In the inscriptions below, a / indicates a line break. + and * are used to indicate stops of various sorts. My thanks to Jacquie and Alan Crosby for their help in translation.
This bell, as can be seen from the tuning figures and the spectrum above, is close to true-harmonic. Its hum and prime are only about 35 cents flat and 45 cents sharp respectively. It has a good strong nominal and relatively weak upper partials, but does not sound as good as its tuning figures would suggest, due probably to the loudness of the hum and prime. The photograph shows that its lip is extremely battered, probably through an attempt to tune the nominal, though just possibly through maltreatment. The bell's club clapper, counterbalanced headstock and electric striker can be also be seen. The bell's inscription reads 'STA EVROSIA CRISTI MARTIR ET SPONSA AB OMNI FULGUR ET TEMPESTATE TIBI FIDENTES / LIBERA IACOBUS FLEYS PRIOR 1678' which being translated is 'Saint Evrosia, martyr of Christ and our patron, from all thunder and tempest deliver us your faithful. Jacobus Fleys, Prior, 1678.'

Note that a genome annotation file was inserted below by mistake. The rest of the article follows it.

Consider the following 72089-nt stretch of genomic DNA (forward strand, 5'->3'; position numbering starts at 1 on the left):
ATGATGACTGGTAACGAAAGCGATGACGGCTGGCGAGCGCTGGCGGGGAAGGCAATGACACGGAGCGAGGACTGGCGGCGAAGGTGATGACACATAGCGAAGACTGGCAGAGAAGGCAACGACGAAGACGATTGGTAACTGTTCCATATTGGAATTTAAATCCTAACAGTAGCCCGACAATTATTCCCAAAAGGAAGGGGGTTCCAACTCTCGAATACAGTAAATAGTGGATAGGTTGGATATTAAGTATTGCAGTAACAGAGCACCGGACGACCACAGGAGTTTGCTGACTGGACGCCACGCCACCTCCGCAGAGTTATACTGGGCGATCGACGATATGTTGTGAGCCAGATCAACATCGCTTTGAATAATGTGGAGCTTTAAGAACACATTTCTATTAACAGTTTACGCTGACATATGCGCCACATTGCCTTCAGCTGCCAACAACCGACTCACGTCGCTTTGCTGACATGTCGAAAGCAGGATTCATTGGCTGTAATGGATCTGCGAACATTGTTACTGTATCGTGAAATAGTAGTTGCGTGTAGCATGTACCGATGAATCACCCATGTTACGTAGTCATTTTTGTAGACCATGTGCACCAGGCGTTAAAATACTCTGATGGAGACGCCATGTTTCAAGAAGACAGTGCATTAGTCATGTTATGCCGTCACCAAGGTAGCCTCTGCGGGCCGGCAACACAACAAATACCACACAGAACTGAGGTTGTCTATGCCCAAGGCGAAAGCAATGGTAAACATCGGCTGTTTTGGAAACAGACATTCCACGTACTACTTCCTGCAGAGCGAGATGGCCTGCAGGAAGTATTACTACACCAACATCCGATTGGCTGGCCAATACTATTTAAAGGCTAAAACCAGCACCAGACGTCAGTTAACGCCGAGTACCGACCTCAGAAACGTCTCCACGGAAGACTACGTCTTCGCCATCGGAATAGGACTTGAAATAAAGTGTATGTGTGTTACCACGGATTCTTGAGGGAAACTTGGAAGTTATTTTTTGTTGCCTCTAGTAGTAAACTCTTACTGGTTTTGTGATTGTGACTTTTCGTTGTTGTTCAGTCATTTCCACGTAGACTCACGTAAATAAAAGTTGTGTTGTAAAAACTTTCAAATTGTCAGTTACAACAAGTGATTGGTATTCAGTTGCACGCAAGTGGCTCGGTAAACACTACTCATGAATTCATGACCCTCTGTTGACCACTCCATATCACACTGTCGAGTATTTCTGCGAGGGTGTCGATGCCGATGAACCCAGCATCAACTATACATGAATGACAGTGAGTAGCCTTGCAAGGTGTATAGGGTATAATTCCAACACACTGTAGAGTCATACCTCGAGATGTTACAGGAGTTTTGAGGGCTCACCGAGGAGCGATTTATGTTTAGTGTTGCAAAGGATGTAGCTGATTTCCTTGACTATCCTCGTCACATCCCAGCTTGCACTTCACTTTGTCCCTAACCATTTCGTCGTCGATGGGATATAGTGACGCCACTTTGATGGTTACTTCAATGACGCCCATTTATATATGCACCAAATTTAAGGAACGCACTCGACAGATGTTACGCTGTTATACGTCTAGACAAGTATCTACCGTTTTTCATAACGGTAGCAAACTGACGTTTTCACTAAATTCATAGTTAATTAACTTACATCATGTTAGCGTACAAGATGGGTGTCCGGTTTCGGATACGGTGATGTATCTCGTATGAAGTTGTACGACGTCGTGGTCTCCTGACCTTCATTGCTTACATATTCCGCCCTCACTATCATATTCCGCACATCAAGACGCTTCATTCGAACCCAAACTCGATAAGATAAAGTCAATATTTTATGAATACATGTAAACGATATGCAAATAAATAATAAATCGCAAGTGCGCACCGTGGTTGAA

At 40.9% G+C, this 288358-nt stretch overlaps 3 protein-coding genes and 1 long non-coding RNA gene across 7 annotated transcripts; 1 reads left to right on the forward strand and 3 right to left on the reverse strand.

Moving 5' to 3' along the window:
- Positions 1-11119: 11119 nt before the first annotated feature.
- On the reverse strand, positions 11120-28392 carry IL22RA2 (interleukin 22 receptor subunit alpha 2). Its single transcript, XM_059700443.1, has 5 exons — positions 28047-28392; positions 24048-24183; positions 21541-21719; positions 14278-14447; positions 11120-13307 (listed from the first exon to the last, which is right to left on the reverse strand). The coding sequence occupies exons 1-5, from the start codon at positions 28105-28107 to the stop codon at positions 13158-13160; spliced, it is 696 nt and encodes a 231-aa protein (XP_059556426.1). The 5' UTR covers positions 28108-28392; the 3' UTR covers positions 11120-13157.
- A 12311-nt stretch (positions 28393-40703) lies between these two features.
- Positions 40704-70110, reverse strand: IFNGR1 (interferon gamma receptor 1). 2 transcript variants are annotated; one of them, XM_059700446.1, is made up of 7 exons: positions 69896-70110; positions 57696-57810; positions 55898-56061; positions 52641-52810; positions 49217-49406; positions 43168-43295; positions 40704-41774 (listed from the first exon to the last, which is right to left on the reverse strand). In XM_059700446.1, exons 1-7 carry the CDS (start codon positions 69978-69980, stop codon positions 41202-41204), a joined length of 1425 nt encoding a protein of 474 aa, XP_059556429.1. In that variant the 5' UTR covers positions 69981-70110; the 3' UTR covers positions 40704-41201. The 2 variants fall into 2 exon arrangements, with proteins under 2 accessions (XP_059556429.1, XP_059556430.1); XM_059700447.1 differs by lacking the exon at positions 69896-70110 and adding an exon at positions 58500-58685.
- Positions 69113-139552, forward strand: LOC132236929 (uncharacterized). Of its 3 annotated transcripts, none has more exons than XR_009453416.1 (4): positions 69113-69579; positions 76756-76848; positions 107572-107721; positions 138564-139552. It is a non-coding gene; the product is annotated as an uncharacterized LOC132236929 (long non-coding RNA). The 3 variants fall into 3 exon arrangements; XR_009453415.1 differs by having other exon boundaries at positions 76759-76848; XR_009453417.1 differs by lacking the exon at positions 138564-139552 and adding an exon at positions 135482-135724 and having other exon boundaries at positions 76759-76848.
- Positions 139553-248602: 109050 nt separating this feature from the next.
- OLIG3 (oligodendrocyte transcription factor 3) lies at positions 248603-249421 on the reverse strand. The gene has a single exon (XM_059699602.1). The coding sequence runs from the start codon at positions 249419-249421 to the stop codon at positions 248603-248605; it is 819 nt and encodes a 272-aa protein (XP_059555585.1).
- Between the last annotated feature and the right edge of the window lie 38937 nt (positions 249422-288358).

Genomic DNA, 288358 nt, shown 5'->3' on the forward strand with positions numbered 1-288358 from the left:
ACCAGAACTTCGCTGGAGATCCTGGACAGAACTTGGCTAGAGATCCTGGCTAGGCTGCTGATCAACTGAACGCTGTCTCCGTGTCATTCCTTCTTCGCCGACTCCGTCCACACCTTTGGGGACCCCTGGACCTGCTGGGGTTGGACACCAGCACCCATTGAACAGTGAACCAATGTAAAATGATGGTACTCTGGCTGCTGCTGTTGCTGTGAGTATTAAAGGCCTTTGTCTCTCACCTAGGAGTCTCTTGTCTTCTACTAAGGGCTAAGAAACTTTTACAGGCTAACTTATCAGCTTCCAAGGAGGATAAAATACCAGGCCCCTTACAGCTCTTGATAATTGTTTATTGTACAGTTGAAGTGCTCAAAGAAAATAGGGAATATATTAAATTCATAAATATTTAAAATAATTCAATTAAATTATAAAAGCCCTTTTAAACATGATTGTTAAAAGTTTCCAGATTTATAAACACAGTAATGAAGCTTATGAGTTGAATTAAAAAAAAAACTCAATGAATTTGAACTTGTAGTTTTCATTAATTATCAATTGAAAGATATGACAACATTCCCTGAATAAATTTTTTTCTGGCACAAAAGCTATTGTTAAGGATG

This bell is the oldest bell in the tower. It has a hum which is a little flat and a prime which is nearly a semitone sharp. Both these partials are louder than the nominal and as a result its tone is a mournful clang - certainly not the best bell in the tower. Although the bell's lever has a rope attached it does not reach through the floor and I assume this bell is not currently rung. Its inscription reads 'SANCTA MARIA MATER DEI ORA PRO NOBIS LAN MIL + / VCLXXXII'. This is a standard inscription which translates as 'Holy Mary, mother of God, pray for us. AD 1582'.